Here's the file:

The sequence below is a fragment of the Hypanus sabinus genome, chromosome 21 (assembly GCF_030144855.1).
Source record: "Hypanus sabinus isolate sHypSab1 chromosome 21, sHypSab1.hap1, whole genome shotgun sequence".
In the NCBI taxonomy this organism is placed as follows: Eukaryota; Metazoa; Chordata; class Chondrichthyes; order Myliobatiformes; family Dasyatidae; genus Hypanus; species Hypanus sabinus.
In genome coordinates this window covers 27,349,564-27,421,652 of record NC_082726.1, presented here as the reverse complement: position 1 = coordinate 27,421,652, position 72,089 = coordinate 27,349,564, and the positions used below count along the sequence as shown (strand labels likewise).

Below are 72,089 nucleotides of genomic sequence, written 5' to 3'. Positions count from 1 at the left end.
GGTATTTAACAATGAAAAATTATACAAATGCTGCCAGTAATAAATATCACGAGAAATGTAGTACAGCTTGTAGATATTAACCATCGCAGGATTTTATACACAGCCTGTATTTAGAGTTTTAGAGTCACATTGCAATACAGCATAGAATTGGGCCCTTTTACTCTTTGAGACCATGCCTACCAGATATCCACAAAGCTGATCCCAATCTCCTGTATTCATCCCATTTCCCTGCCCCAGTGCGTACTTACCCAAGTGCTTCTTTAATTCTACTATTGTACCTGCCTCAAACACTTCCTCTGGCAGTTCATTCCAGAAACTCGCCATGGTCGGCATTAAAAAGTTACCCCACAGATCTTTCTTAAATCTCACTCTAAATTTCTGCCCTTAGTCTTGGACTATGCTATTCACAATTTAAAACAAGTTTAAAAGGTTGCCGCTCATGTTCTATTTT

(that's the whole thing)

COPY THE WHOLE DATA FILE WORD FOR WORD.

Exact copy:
The sequence below is a fragment of the Hypanus sabinus genome, chromosome 21 (assembly GCF_030144855.1).
Source record: "Hypanus sabinus isolate sHypSab1 chromosome 21, sHypSab1.hap1, whole genome shotgun sequence".
In the NCBI taxonomy this organism is placed as follows: Eukaryota; Metazoa; Chordata; class Chondrichthyes; order Myliobatiformes; family Dasyatidae; genus Hypanus; species Hypanus sabinus.
In genome coordinates this window covers 27,349,564-27,421,652 of record NC_082726.1, presented here as the reverse complement: position 1 = coordinate 27,421,652, position 72,089 = coordinate 27,349,564, and the positions used below count along the sequence as shown (strand labels likewise).

Below are 72,089 nucleotides of genomic sequence, written 5' to 3'. Positions count from 1 at the left end.
GGTATTTAACAATGAAAAATTATACAAATGCTGCCAGTAATAAATATCACGAGAAATGTAGTACAGCTTGTAGATATTAACCATCGCAGGATTTTATACACAGCCTGTATTTAGAGTTTTAGAGTCACATTGCAATACAGCATAGAATTGGGCCCTTTTACTCTTTGAGACCATGCCTACCAGATATCCACAAAGCTGATCCCAATCTCCTGTATTCATCCCATTTCCCTGCCCCAGTGCGTACTTACCCAAGTGCTTCTTTAATTCTACTATTGTACCTGCCTCAAACACTTCCTCTGGCAGTTCATTCCAGAAACTCGCCATGGTCGGCATTAAAAAGTTACCCCACAGATCTTTCTTAAATCTCACTCTAAATTTCTGCCCTTAGTCTTGGACTATGCTATTCACAATTTAAAACAAGTTTAAAAGGTTGCCGCTCATGTTCTATTTT